Arm yourself with knowledge when shopping for an auto loan

Companies, such as dealerships or other lenders, may offer military rates or discounts to bring you into the showroom, but that doesn’t mean the financing offer is the best one you can get.  We’ve also heard that some companies may inaccurately promise benefits under the Service members Civil Relief Act (SCRA) to military customers. If you move and need a vehicle right away, your circumstances may mean that you  make a rushed decision and not shop around for the best financing. 

  1. Reductions of interest rate under the Service members Civil Relief Act. We’ve heard from service members who were led to believe it was okay to sign for a loan with a high interest rate since they were active-duty and therefore, the SCRA would drop the interest rate to 6 percent. Unfortunately, that  is not true. If you take out a loan to buy a vehicle after going on active duty, the SCRA interest rate cap will not apply – that cap is only for pre-service loans. You can find out more about your rights under the SCRA here. 
  2. Permission from your lender to take your vehicle overseas. If you think you might be assigned overseas, make sure before you sign the auto loan contract that your lender will allow your vehicle to be taken out of the country – many won’t.  If your lender has that restriction and will not waive it, then you should reconsider borrowing from them.  Shipping companies usually require your lender to write a letter of approval before they will accept your car for overseas shipment. Don’t be left with a big problem at the last minute because the fine print of your loan contract says you can’t take the vehicle with you.
  3. Special military interest rates or discounts. If you’re offered a rate or promotion based on being a member of the military and you decide it’s the best financing for you, make sure you receive that rate in the final paperwork. You shouldn’t agree to anything at signing that you didn’t agree to beforehand. If the company tries to change the loan terms at the last minute, you can refuse to sign the paperwork and continue to shop around for the best auto loan for you.  Remember, interest rates and terms are negotiable until the contract is signed.

 

If you’re struggling with a high interest auto loan payment, you may be able to refinance your loan for a lower rate by contacting your loan servicer.  If your current loan servicer can’t help you – shop around! Always remember to stay focused on the total cost when shopping. Lower monthly payments for a longer period can cost you thousands of dollars in interest.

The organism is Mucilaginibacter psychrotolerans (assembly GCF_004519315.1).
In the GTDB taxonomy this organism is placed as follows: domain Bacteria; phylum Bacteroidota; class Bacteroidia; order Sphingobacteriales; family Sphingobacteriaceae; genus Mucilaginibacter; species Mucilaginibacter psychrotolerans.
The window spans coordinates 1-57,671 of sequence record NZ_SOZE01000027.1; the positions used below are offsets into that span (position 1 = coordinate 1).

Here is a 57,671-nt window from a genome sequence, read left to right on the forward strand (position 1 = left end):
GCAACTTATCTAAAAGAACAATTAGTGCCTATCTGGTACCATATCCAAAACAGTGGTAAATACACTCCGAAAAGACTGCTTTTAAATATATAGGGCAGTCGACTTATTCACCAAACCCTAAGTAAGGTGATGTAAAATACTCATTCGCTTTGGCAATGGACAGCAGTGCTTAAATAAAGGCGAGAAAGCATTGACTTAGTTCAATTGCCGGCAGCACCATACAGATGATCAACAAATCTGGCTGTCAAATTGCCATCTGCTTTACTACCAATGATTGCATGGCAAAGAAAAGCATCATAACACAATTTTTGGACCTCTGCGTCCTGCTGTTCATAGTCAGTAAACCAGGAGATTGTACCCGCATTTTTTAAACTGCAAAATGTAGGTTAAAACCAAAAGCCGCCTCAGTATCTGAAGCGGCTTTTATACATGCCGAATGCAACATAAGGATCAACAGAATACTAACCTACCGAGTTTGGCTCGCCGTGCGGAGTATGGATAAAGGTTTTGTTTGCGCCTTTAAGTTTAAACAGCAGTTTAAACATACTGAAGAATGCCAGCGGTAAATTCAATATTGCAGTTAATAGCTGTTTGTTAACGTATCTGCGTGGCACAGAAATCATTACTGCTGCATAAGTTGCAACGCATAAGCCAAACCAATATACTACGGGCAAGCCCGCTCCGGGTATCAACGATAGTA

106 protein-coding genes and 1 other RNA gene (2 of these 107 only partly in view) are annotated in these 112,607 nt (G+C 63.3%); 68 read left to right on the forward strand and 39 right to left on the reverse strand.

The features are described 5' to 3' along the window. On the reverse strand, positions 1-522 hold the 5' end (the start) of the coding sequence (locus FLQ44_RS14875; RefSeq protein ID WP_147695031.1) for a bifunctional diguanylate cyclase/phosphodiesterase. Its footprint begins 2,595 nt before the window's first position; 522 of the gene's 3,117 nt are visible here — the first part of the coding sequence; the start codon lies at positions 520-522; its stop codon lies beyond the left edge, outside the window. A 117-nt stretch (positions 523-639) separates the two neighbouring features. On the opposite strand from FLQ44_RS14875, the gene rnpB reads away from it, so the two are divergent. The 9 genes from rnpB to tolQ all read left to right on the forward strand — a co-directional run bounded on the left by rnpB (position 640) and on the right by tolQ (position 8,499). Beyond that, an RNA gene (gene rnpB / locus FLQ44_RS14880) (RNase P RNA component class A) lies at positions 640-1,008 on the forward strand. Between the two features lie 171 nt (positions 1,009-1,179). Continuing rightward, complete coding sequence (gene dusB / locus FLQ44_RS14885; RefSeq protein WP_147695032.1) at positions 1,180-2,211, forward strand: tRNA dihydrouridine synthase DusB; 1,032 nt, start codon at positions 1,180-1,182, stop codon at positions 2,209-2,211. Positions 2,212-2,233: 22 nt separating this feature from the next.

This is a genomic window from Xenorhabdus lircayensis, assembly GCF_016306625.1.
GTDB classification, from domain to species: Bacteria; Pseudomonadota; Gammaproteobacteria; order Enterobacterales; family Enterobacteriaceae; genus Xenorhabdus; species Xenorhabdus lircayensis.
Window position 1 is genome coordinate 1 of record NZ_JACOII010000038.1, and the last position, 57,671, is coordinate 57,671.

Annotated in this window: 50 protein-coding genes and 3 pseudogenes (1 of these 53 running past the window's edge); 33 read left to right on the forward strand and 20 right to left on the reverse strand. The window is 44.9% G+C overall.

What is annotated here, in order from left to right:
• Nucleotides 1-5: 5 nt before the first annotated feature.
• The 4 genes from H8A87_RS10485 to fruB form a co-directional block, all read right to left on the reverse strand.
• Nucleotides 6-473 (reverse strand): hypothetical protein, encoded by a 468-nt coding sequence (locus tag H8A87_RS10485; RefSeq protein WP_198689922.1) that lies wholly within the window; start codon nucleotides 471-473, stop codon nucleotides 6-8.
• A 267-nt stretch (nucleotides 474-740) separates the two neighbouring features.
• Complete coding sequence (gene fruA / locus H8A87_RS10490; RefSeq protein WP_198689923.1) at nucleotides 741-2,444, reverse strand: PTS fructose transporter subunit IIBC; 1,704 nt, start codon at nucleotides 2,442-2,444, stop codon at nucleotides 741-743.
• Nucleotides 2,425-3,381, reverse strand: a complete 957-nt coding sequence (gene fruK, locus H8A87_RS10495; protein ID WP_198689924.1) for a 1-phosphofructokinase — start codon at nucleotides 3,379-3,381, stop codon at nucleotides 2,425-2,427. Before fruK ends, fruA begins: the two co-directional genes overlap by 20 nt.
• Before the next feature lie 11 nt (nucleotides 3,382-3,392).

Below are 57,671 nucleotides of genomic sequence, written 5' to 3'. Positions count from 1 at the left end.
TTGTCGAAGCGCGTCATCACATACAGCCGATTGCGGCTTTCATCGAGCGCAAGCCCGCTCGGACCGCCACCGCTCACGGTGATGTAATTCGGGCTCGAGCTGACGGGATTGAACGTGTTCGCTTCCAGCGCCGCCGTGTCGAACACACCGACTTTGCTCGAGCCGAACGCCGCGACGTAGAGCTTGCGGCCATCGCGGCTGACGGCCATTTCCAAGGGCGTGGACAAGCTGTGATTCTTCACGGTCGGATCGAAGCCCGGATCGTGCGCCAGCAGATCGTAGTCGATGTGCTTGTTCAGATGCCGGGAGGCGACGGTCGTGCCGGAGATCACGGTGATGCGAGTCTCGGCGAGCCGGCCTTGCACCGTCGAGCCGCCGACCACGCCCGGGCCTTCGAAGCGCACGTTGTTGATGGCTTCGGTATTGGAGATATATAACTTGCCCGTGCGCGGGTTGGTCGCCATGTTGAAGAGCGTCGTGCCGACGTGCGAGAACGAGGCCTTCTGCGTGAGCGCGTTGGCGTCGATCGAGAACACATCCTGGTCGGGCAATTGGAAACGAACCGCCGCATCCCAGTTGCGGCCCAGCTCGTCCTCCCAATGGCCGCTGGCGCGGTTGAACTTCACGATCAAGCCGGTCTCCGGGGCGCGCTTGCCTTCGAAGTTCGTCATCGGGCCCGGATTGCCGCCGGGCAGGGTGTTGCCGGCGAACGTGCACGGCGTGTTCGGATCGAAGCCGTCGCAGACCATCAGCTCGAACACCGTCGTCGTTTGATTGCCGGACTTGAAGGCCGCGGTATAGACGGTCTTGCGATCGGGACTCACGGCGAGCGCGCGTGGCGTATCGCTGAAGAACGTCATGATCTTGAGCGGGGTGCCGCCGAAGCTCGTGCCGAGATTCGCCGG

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Does Your Warranty Include Wear & Tear Coverage?

When purchasing extended coverage for your vehicle is important to understand what the coverage does and does not cover. One of the main items that some “shady” companies will exclude from coverage is breakdowns of covered parts that have failed due to wear & tear. A wear & tear failure is a breakdown of the part has not completely failed but is no longer working the way the manufacturer intended to. This means that if a covered part has not completely failed, but is beginning to fail but has not stopped working completely or broken into pieces they would exclude it from their coverage.

It is important to know the difference between wear & tear items and scheduled maintenance items. Scheduled maintenance items are not covered by any extended automobile warranty. Examples of scheduled maintenance items are oil changes, tune-ups, tires, wiper blades, batteries, etc.

All “reputable” auto warranty companies will include breakdowns of covered parts that have failed for any reason including wear & tear. All Auto Advantage auto warranty programs include breakdowns due to wear & tear.

 

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Does An Extended Auto Warranty Cover Overheating?

When you are choosing an extended auto warranty program is important to look through the various exclusions of the policy you are purchasing. Most reputable auto warranty providers make their inclusions and exclusions clear and concise and have no mixed wording to confuse a repair shop or customer. However, some of the shadier companies out there, typically without a direct underwriter to get out of many different claim situations.

Overheating is a good example of this. Some companies will exclude any repair, even if it has nothing to do with the vehicle overheating if there is any sign that an overheat has occurred. More reputable providers will cover the failure of any covered part as long as owner negligence did not close the failure. Owner negligence in reference to a vehicle that is overheated would be if a driver would continue to operate the vehicle even after the gauges or warning lights have come on. This would obviously cause additional damage to the vehicle from continued operation after the overheat and would not be covered by any warranty program. So in conclusion, it is not overheating that is not covered by a quality auto warranty program, it is the damage caused to the vehicle by the continued operation after the vehicle has overheated.

To be sure you get one of the highest quality auto warranty is available you can request a quote from Auto Advantage or other A+ rated and BBB accredited warranty companies.

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